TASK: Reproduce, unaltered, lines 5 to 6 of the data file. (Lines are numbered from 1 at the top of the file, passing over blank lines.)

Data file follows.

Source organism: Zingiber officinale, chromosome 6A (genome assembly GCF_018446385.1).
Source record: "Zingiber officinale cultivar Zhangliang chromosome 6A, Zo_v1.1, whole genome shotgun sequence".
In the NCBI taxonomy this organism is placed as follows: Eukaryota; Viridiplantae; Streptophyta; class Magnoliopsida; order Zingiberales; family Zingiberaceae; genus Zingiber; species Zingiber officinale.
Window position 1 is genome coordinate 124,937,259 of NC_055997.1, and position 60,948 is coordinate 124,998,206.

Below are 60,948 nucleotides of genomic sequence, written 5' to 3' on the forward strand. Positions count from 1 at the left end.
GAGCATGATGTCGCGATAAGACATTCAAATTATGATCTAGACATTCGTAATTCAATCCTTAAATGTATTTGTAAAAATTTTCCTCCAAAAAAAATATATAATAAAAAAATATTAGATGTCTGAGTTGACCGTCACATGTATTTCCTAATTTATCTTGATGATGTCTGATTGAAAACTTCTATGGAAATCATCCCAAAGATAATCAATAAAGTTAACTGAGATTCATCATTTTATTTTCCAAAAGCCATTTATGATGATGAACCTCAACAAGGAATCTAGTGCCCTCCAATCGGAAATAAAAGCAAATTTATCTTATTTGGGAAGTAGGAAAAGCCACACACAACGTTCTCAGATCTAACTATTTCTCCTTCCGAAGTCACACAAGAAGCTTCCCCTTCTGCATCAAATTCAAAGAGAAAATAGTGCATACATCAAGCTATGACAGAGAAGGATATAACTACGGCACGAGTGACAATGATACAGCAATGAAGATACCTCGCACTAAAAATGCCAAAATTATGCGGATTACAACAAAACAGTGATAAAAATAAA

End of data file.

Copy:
Below are 60,948 nucleotides of genomic sequence, written 5' to 3' on the forward strand. Positions count from 1 at the left end.
GAGCATGATGTCGCGATAAGACATTCAAATTATGATCTAGACATTCGTAATTCAATCCTTAAATGTATTTGTAAAAATTTTCCTCCAAAAAAAATATATAATAAAAAAATATTAGATGTCTGAGTTGACCGTCACATGTATTTCCTAATTTATCTTGATGATGTCTGATTGAAAACTTCTATGGAAATCATCCCAAAGATAATCAATAAAGTTAACTGAGATTCATCATTTTATTTTCCAAAAGCCATTTATGATGATGAACCTCAACAAGGAATCTAGTGCCCTCCAATCGGAAATAAAAGCAAATTTATCTTATTTGGGAAGTAGGAAAAGCCACACACAACGTTCTCAGATCTAACTATTTCTCCTTCCGAAGTCACACAAGAAGCTTCCCCTTCTGCATCAAATTCAAAGAGAAAATAGTGCATACATCAAGCTATGACAGAGAAGGATATAACTACGGCACGAGTGACAATGATACAGCAATGAAGATACCTCGCACTAAAAATGCCAAAATTATGCGGATTACAACAAAACAGTGATAAAAATAAA